Limits on DNS lookups
Last updated on: 2015-07-10
Authored by: David Hendler
All servers provisioned by Rackspace are configured to use Rackspace caching name servers. This article addresses an individual server’s usage of Rackspace caching name servers to resolve domain names. It does not relate to Rackspace authoritative name servers or Rackspace Cloud DNS.
Rackspace does not permit unlimited or excessive DNS lookups from hosts inside the data center.
By default, Rackspace does not limit traffic to our DNS servers, which can allow short-term “bursts” to occur. However, if a consistent rate of more than 10 queries per second per host IP address (or 100 queries per second per lookup target per account) is sustained, Rackspace will limit this traffic to 10 queries per second. In some circumstances, such as when a single large environment places excessive load on the DNS system, it might be necessary to impose a lower limit to protect Rackspace’s shared infrastructure. Rackspace will determine such circumstances at its sole discretion.
If Rackspace determines that the traffic generated is malicious, Rackspace will block all DNS traffic to our DNS servers in order to protect our shared DNS infrastructure in accordance with our AUP until the situation is resolved.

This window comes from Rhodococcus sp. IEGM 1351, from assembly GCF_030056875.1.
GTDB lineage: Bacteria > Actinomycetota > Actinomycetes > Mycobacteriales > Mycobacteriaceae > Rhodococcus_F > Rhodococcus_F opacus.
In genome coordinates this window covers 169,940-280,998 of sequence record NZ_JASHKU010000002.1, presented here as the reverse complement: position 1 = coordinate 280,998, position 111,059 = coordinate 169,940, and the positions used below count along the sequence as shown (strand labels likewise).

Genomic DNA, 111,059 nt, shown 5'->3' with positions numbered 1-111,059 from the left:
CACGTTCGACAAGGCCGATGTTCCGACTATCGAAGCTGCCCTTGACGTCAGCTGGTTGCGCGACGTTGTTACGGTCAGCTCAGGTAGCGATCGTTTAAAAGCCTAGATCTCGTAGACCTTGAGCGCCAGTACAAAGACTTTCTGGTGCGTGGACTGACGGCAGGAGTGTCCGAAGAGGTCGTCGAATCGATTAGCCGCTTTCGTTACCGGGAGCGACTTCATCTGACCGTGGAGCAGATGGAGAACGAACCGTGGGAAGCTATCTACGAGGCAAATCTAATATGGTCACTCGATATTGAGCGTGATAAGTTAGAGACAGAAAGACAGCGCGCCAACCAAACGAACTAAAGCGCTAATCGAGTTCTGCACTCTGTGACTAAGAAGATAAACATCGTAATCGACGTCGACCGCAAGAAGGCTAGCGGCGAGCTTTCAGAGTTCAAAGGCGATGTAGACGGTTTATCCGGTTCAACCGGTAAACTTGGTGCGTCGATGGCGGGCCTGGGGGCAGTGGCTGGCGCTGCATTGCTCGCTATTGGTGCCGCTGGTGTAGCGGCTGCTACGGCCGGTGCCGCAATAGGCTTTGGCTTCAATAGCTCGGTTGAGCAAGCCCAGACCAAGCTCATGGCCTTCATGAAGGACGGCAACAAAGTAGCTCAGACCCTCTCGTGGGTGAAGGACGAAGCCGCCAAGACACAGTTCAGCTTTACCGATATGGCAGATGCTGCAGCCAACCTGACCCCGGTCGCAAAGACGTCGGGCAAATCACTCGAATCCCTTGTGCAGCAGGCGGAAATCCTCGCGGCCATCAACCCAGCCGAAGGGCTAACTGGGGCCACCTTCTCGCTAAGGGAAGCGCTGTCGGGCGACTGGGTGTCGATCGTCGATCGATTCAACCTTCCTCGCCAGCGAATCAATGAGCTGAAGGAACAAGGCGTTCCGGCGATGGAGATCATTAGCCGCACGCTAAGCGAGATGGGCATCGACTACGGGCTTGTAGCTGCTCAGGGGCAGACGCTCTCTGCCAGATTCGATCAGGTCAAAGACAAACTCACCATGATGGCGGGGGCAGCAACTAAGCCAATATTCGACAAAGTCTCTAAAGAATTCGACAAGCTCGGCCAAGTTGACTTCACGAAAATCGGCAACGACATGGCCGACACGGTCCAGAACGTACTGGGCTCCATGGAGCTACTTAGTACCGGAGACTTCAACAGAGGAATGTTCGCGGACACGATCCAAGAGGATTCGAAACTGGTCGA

If your situation requires you to sustain recursive DNS lookup rates in excess of the stated limits, consider the following options:
- Install a server-side caching mechanism such as nscd (Linux). This will continue to query our name servers but will store results in a cache on the server. This option might also improve performance because your server will not need to make a DNS request for every lookup.
- Install a stand-alone caching name server such as BIND. All queries will then stay on the local network or server. This name server can be installed on an existing server or a dedicated system.
- Use a third-party resolver.
- If the lookups are for a small number of static names, you could use a hosts file to create static local entries. This option works well if a local service uses DNS to resolve another local service.